Ryan’s father has spent 15 years of his police career working on traffic safety, most recently focusing on teen drivers. He started speaking at high-school assemblies again a few months after the accident, this time showing students the mangled Volvo station wagon in which his son died.

The five teens—Zach, Brittany, Ryan, Chris, and Kirstin—weren’t legally allowed to be riding in the same car that night. Zach had received his provisional driver’s license less than three weeks earlier.

Under Maryland’s graduated-licensing system, designed to give young drivers more experience, teenagers can’t transport passengers under age 18—except family members—for the first 151 days of the provisional period without a supervising adult in the car.

Zach loaded up his parents’ Volvo anyway and went too fast—changing the lives of five young people and their families forever.

Almost everything about Brittany Jones’s bedroom says teenager, starting with the walls. Her grandfather painted them for her while she was in the hospital.

“I’m obsessed with turquoise now,” she says one morning in September of this year. “I don’t know why.”

Her dresser drawers look like school lockers. A poster from Twilight, a movie about a young girl who falls in love with a vampire, hangs above her bed. Glamour and Seventeen magazines fill a rack on the wall.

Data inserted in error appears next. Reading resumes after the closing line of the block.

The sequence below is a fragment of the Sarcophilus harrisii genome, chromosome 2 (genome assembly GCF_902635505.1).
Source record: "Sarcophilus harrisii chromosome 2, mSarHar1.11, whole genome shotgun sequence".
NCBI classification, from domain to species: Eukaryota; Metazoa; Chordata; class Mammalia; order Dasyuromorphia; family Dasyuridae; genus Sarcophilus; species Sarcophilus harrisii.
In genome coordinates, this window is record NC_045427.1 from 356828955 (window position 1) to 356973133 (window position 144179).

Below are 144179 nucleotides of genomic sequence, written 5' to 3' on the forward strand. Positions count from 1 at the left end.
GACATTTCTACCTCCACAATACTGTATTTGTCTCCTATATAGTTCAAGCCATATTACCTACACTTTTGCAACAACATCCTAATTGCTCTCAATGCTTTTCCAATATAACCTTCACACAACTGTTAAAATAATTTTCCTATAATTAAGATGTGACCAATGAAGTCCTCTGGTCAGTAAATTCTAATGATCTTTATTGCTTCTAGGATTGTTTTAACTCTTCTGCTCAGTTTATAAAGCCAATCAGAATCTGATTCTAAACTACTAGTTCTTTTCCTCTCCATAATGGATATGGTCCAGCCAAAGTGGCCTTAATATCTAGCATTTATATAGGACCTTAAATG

What seems out of place is a 500-piece jigsaw puzzle on Brittany’s desk. Her mother and stepfather like for her to work on it to stimulate her brain.

“I do, like, a half hour every day,” says Brittany, who’d hoped to be an emergency-room doctor one day. “I sit and stare at it because I can’t get any of the pieces.”

It was her stepfather—a Pentagon police sergeant—who answered the phone that night in October last year after the car Brittany was riding in hit a tree. Kids from Young Life had been caravanning to Burger King, and the teens in the car behind Zach’s stopped when they came upon a tree limb in the road.

A Young Life leader named Bobby Patton pulled his van over and saw Zach walking toward the road and flames in the woods. Patton ran to the burning blue Volvo and found Chris trapped in the front seat. The back door was open, and Kirstin was sitting up, dazed but conscious.

“Can you walk?” Patton asked her. He helped Kirstin out, left her with another adult, and went back for Ryan, who was slumped over in the middle seat.

“Ryan! Ryan!” he said. “Come on! Come on!” He picked him up and laid him on the ground, then tried to put out the fire in the engine by tossing dirt on it. He went back and forth between Ryan and Chris until help arrived. Another group leader pulled Brittany from the back seat and carried her up to the road. She had a deep gash in her forehead.

Brittany’s parents, Joe and Tammy, had been getting ready to put their nine-month-old son to sleep when the call came. Brittany adored Logan, her baby brother, and couldn’t wait to take him trick-or-treating. She’d already decided she wanted four kids of her own—two girls and two boys.

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Posted at 04:00 PM/ET, 12/01/2009 RSS | Print | Permalink | Washingtonian.com Articles